To make matters worse, the Government and the Legislative Assembly entered into a permanent conflict, unable to dialogue and reach an agreement for the population’s benefit. While the government applied measures that violated the Constitution and took advantage of the health crisis to strengthen its control, the Assembly tried to legislate for the protection of health workers, to guarantee the human rights of the population, to demand that the government account for the use of the extraordinary resources requested by the executive to face the pandemic. During this conflict, the Legislative Assembly elected five civil society organizations, among them the UCA, to form, together with members of the government, a directive that was to propose how to invest the two billion dollars that the Assembly approved to the government to face the crisis. After two months of trying to do the job, the five organizations resigned from the board since the government continued to make decisions independently and refused to provide information to the board of directors of which we were part.

The health crisis has resulted in an economic crisis in which about 80,000 jobs have been lost, and thousands of self-employed workers have been badly affected. Despite this, people are moving forward and fulfilling their civic duties. On February 28, people went out to vote to elect mayors and deputies. The election favored most of the New Ideas party, the party of Nayib Bukele, which now has tremendous power in the country. It controls the executive, the legislative, and more than half of the municipalities. We see much danger in the accumulation of tremendous amounts of power, as the lack of transparency and totalitarian attitudes are all too common in both the president and his party, so as a university, we must remain vigilant to continue working in defense of democracy, freedom of expression and fight against corruption.

Perspectives From Peru: Ernesto Cavassa S.J.

Author: Ernesto Cavassa, S.J., Head of Fe y Alegría in Perú

The 2021 context is much more complicated than the way we started 2020. Undoubtedly, the aftermath of COVID 19 marks the scenario in which we will have to work, with issues that present challenges that demand us to find answers and paths of hope. Let us look at some of them. 


Politically, 2021 brings us significant events in the calendar: the Bicentennial of the Proclamation of the Independence of Peru and the beginning of a republic, with national identity and common objectives; and the 55th anniversary of the presence of Fe y Alegría in Peru. These dates are a good opportunity to review how far we are from republican and institutional values after 200 years and 55 years, respectively.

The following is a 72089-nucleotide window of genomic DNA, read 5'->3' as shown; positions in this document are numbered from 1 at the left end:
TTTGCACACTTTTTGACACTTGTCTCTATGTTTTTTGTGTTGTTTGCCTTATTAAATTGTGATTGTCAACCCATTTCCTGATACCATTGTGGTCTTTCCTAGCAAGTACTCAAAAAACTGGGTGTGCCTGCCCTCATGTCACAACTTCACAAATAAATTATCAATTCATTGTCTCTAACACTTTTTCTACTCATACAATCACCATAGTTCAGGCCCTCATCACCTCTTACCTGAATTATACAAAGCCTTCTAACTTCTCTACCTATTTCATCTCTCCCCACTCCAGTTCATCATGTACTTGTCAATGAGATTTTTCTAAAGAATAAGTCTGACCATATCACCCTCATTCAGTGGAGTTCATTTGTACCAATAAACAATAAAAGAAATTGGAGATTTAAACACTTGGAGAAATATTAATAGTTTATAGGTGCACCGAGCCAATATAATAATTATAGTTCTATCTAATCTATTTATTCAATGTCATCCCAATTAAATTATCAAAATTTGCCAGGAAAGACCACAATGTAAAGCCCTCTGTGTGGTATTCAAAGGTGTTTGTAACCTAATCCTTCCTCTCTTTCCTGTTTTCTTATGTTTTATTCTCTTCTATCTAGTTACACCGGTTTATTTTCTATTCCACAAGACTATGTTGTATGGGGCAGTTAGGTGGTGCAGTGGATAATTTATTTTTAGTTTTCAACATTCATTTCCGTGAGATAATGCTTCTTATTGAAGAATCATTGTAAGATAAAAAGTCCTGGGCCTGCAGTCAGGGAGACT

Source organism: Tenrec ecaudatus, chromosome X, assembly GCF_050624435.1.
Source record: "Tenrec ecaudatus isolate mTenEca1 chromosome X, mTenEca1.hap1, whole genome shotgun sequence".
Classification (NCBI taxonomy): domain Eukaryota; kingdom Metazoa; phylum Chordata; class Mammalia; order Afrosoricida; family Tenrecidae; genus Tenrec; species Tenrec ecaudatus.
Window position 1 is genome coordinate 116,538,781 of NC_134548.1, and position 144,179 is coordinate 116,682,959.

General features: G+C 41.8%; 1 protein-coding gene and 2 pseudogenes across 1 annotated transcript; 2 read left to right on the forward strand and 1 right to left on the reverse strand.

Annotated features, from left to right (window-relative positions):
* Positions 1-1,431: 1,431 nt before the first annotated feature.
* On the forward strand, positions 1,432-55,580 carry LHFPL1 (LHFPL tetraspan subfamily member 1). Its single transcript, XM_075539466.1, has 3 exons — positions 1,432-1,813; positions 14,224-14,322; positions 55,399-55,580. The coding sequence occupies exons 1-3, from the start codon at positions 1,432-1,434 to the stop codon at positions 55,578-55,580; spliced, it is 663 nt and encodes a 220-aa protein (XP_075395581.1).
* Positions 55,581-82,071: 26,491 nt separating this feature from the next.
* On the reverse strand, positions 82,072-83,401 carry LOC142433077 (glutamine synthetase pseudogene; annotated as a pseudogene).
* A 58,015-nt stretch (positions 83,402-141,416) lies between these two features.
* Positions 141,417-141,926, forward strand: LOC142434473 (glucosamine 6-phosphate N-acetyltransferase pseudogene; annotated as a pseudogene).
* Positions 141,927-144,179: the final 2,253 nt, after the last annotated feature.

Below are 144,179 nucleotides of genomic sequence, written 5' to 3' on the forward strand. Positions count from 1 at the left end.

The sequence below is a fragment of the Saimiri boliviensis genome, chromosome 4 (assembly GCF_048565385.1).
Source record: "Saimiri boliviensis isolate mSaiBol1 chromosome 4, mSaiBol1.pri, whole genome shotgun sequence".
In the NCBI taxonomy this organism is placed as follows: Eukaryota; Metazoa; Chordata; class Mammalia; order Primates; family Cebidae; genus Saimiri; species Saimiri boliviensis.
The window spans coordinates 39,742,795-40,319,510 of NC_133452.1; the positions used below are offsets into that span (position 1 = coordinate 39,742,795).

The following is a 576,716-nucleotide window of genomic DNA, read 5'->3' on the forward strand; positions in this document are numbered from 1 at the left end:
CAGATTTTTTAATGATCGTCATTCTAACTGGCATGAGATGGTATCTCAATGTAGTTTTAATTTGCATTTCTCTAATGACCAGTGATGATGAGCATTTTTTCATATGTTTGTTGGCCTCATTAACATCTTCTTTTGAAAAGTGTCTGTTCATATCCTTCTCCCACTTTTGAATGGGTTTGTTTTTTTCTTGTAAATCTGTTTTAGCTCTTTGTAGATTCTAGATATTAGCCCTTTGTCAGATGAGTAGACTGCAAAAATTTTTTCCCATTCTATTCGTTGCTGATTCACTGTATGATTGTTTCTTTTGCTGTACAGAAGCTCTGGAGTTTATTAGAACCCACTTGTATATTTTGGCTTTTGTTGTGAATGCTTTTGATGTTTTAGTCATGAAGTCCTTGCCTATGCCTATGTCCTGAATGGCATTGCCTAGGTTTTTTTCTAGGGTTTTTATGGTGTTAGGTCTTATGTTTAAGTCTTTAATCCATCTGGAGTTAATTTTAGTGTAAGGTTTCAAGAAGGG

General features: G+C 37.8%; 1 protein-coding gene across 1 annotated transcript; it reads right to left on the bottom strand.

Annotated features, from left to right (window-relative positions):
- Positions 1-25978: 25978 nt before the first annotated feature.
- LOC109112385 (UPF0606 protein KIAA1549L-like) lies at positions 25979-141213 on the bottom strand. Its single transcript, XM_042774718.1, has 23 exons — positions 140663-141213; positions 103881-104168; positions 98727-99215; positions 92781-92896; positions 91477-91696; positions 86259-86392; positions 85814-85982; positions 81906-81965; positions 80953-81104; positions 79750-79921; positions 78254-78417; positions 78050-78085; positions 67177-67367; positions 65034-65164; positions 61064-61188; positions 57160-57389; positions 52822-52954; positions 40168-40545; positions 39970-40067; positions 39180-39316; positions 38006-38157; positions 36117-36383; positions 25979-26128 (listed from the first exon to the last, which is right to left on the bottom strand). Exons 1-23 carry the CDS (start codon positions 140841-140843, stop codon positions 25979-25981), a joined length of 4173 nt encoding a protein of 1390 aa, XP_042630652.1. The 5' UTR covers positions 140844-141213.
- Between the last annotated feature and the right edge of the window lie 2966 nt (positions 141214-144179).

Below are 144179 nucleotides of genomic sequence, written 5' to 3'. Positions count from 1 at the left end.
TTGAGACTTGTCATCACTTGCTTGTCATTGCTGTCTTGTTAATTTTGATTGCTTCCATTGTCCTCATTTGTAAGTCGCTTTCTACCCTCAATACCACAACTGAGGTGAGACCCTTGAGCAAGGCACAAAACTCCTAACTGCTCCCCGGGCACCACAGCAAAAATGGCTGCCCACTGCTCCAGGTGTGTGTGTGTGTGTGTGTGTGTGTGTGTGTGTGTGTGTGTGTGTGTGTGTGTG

To these anniversaries must be added the elections of a new government, on April 11, which should take office on July 28. The electoral process is taking place amid the “second wave” of the pandemic that is leaving an estimated 200 deaths per day. Besides, it comes after a complicated political year: President Vizcarra’s vacancy, the parliamentary coup d’état led by Congressman Merino, the massive popular demonstrations against him, his resignation a few days after taking office, and the appointment of a precarious transitional government. 

In this scenario, issues such as full citizenship within the National Education Project framework to 2036, development with a territorial and intercultural approach, reinforcement of the democratic system, battle against corruption, and permanent defense of the rule of law. 


Peru is one of the countries most affected by the pandemic. The health system was not prepared for this eventuality. Since the beginning of the pandemic outbreak, there have been 1,320,000 cases, and the official number of deaths is 46,299. However, the number of deaths compared to a typical year shows a higher number. It is estimated at more than 100,000 deaths, particularly among the elderly and vulnerable. The number of the one million Venezuelan migrants is not known, but due to the precariousness of their situation, it is very likely to be high. 

The vaccination process has already started with the so-called “front line,” basically health professionals. This will be followed by the police, the elderly, and members of polling stations. Teachers are entering the second phase. Never before have we been more aware of the value of life and the importance of staying healthy, of taking care of ourselves, of caring for others, of our relationship with nature. Humanity has had to assume its vulnerability, leaving aside the feeling of omnipotence in front of the world; but, it has been evident the greater exposure of those who already add other conditions of fragility, built by unjust and unequal power relations. 

The preferential option for the most vulnerable, care for the common home, care for personal and community health, with emphasis on healing and strengthening of self-esteem and emotional health, are presented as cross-cutting themes.


Economically, it is estimated that it will take about ten years to recover the situation we had before the pandemic. Peru is one of the most affected countries in its economy since 70% of the EAP is informal (precarious work, daily, without social benefits). Families are busy rebalancing the household economy, and the school will have to strengthen its role in accompanying students and their parents. Educational institutions will be tested in their ability to respond with relevance to the moment, with the objective that “no one is left behind.”

It is a challenge and an opportunity to put school flexibility to the test and propose ways to accommodate students who must help with the family economy, test mechanisms that allow them to resume their studies, or alternate work for periods. It is a good time to continue reflecting on the link between education and the world of work and our education models for work.